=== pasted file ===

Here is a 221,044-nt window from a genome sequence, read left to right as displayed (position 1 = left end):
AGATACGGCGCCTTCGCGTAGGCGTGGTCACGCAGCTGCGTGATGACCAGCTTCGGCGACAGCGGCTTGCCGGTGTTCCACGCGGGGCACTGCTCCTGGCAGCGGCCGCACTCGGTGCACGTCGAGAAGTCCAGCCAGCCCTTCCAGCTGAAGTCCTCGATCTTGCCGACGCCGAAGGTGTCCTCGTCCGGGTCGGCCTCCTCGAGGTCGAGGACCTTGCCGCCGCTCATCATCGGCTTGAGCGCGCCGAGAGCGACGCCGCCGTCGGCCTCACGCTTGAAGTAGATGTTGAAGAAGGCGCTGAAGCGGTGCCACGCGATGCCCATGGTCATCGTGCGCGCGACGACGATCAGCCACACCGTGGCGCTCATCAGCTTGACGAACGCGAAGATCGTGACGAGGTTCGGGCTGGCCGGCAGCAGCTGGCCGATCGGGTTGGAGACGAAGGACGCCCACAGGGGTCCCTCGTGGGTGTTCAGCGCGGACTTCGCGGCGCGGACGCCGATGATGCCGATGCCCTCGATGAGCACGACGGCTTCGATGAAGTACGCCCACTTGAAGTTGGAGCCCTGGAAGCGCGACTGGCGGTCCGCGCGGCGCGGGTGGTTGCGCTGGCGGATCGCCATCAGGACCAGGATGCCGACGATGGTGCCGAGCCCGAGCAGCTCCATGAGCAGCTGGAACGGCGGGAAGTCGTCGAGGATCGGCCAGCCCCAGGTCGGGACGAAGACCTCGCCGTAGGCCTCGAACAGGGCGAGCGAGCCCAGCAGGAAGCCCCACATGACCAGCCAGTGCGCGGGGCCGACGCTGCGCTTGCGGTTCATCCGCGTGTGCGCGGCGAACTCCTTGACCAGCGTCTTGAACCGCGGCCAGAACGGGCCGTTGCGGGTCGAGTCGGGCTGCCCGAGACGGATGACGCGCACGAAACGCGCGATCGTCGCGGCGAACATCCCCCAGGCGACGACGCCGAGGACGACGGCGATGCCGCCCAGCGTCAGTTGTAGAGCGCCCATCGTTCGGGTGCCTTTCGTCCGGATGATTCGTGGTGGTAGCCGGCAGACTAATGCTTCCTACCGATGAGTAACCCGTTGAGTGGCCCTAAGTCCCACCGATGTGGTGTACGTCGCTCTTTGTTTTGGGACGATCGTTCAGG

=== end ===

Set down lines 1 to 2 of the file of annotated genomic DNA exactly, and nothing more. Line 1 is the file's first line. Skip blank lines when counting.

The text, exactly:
Here is a 221,044-nt window from a genome sequence, read left to right as displayed (position 1 = left end):
AGATACGGCGCCTTCGCGTAGGCGTGGTCACGCAGCTGCGTGATGACCAGCTTCGGCGACAGCGGCTTGCCGGTGTTCCACGCGGGGCACTGCTCCTGGCAGCGGCCGCACTCGGTGCACGTCGAGAAGTCCAGCCAGCCCTTCCAGCTGAAGTCCTCGATCTTGCCGACGCCGAAGGTGTCCTCGTCCGGGTCGGCCTCCTCGAGGTCGAGGACCTTGCCGCCGCTCATCATCGGCTTGAGCGCGCCGAGAGCGACGCCGCCGTCGGCCTCACGCTTGAAGTAGATGTTGAAGAAGGCGCTGAAGCGGTGCCACGCGATGCCCATGGTCATCGTGCGCGCGACGACGATCAGCCACACCGTGGCGCTCATCAGCTTGACGAACGCGAAGATCGTGACGAGGTTCGGGCTGGCCGGCAGCAGCTGGCCGATCGGGTTGGAGACGAAGGACGCCCACAGGGGTCCCTCGTGGGTGTTCAGCGCGGACTTCGCGGCGCGGACGCCGATGATGCCGATGCCCTCGATGAGCACGACGGCTTCGATGAAGTACGCCCACTTGAAGTTGGAGCCCTGGAAGCGCGACTGGCGGTCCGCGCGGCGCGGGTGGTTGCGCTGGCGGATCGCCATCAGGACCAGGATGCCGACGATGGTGCCGAGCCCGAGCAGCTCCATGAGCAGCTGGAACGGCGGGAAGTCGTCGAGGATCGGCCAGCCCCAGGTCGGGACGAAGACCTCGCCGTAGGCCTCGAACAGGGCGAGCGAGCCCAGCAGGAAGCCCCACATGACCAGCCAGTGCGCGGGGCCGACGCTGCGCTTGCGGTTCATCCGCGTGTGCGCGGCGAACTCCTTGACCAGCGTCTTGAACCGCGGCCAGAACGGGCCGTTGCGGGTCGAGTCGGGCTGCCCGAGACGGATGACGCGCACGAAACGCGCGATCGTCGCGGCGAACATCCCCCAGGCGACGACGCCGAGGACGACGGCGATGCCGCCCAGCGTCAGTTGTAGAGCGCCCATCGTTCGGGTGCCTTTCGTCCGGATGATTCGTGGTGGTAGCCGGCAGACTAATGCTTCCTACCGATGAGTAACCCGTTGAGTGGCCCTAAGTCCCACCGATGTGGTGTACGTCGCTCTTTGTTTTGGGACGATCGTTCAGG